Rights & Money

How to Choose Your Next Cellphone

Here’s what to look for when contemplating a smartphone purchase

By Matt Smith

With a new year comes a new crop of cellphones on the market Whether your old model isn’t cutting it anymore or you’re just looking for a change, here are some things to consider when shopping for an upgrade.

Operating System
While third party systems like Blackberry are still around, we’ll focus on the big two: Android and iOS (Apple). If you’ve become used to one or the other over the years, it’s likely you’ll want to stick with it.

If you’re a big Google user, then Android is likely the way to go. Apple phones support Google apps such as Gmail, Calendar, and Drive, of course, but Android phones offer you the ultimate integration. Just set up your new phone, sign into your Google account, and all your information is there, including the contacts from your old phone.

The same goes for Apple users and iPhones—if you rely on other the company’s other devices, such as the Mac, iPad, or Apple Watch, then there’s good reason for you to stick with them. Your contacts, messages, calendar, and other data are synched through your iCloud account, making setup a breeze.

Generally, Apple products are more user-friendly than their Android equivalents, but they can be priced quite a bit higher. Android phones, on the other hand, offer much deeper customization options for the more tech-inclined user.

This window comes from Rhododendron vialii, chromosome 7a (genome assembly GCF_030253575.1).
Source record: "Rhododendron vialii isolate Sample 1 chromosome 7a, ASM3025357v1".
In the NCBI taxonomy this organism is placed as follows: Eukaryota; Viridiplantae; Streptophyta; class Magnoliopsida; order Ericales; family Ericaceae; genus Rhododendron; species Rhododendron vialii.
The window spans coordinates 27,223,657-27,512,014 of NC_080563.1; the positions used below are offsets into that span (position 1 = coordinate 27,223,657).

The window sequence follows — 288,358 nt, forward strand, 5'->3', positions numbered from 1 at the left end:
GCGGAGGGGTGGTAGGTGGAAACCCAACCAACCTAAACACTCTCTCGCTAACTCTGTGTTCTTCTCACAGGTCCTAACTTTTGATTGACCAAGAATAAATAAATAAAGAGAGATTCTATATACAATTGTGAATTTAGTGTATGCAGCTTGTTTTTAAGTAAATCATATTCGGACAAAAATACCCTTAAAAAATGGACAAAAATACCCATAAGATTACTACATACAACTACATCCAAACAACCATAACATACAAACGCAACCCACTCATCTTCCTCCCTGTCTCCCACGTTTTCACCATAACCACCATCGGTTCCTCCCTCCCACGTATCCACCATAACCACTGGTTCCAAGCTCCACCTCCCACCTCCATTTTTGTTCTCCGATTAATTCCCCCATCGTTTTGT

A top-of-the-line phone can be cost you more than a computer these days, but don’t feel pressured into buying the latest model. You may even want to consider buying a refurbished phone instead of brand new.

If you plan to be using your phone as more than just, well, a phone, you should ensure you’ve got ample space for your apps and files. At least 32GB should suffice, and many Android phones have the option of adding a MicroSD card to increase capacity.

The more glass a phone has the less likely it will be to survive a drop, so don’t forget to invest in a good case. Most phones now have some degree of water resistance, as well so it’s worth comparing those specs.

A higher number of megapixels doesn’t necessarily mean a better camera. Instead, look for specs such as aperture (smaller numbers are better, meaning better low-light performance) and other features such as image stabilization.

OLED screens offer more contrast and a better image than LCD. They’re more expensive, but if you plan to use your phone to stream TV shows or take photos, it may well be worth it.

Battery Life
Nowadays, most phones will last around 10 hours on a single charge, but it’s still worthwhile to compare the battery life times between different models.

Photo: iStock/Bet_Noire.